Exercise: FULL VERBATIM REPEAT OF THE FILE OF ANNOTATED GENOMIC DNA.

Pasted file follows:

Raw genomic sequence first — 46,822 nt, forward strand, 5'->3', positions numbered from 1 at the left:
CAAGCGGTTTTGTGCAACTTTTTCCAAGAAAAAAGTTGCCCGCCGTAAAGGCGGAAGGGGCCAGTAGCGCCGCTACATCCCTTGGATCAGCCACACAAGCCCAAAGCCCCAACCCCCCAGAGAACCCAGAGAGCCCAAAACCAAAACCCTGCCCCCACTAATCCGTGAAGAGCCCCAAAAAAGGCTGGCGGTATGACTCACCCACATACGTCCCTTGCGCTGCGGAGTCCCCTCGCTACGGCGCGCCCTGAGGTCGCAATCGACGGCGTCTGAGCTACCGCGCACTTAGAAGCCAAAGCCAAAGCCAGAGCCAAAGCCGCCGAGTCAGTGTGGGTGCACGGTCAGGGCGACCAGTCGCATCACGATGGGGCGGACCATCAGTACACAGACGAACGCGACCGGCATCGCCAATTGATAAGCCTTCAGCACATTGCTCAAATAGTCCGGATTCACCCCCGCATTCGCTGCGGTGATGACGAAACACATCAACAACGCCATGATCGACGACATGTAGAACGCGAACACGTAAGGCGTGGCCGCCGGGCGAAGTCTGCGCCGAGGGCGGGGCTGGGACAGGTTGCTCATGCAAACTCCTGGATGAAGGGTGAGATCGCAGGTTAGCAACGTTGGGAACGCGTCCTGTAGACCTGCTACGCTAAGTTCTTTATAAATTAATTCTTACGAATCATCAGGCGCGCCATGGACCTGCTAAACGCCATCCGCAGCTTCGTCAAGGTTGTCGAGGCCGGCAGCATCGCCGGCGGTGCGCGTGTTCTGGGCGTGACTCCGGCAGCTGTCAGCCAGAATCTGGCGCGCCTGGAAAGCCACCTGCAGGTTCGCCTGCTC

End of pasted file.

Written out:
Raw genomic sequence first — 46,822 nt, forward strand, 5'->3', positions numbered from 1 at the left:
CAAGCGGTTTTGTGCAACTTTTTCCAAGAAAAAAGTTGCCCGCCGTAAAGGCGGAAGGGGCCAGTAGCGCCGCTACATCCCTTGGATCAGCCACACAAGCCCAAAGCCCCAACCCCCCAGAGAACCCAGAGAGCCCAAAACCAAAACCCTGCCCCCACTAATCCGTGAAGAGCCCCAAAAAAGGCTGGCGGTATGACTCACCCACATACGTCCCTTGCGCTGCGGAGTCCCCTCGCTACGGCGCGCCCTGAGGTCGCAATCGACGGCGTCTGAGCTACCGCGCACTTAGAAGCCAAAGCCAAAGCCAGAGCCAAAGCCGCCGAGTCAGTGTGGGTGCACGGTCAGGGCGACCAGTCGCATCACGATGGGGCGGACCATCAGTACACAGACGAACGCGACCGGCATCGCCAATTGATAAGCCTTCAGCACATTGCTCAAATAGTCCGGATTCACCCCCGCATTCGCTGCGGTGATGACGAAACACATCAACAACGCCATGATCGACGACATGTAGAACGCGAACACGTAAGGCGTGGCCGCCGGGCGAAGTCTGCGCCGAGGGCGGGGCTGGGACAGGTTGCTCATGCAAACTCCTGGATGAAGGGTGAGATCGCAGGTTAGCAACGTTGGGAACGCGTCCTGTAGACCTGCTACGCTAAGTTCTTTATAAATTAATTCTTACGAATCATCAGGCGCGCCATGGACCTGCTAAACGCCATCCGCAGCTTCGTCAAGGTTGTCGAGGCCGGCAGCATCGCCGGCGGTGCGCGTGTTCTGGGCGTGACTCCGGCAGCTGTCAGCCAGAATCTGGCGCGCCTGGAAAGCCACCTGCAGGTTCGCCTGCTC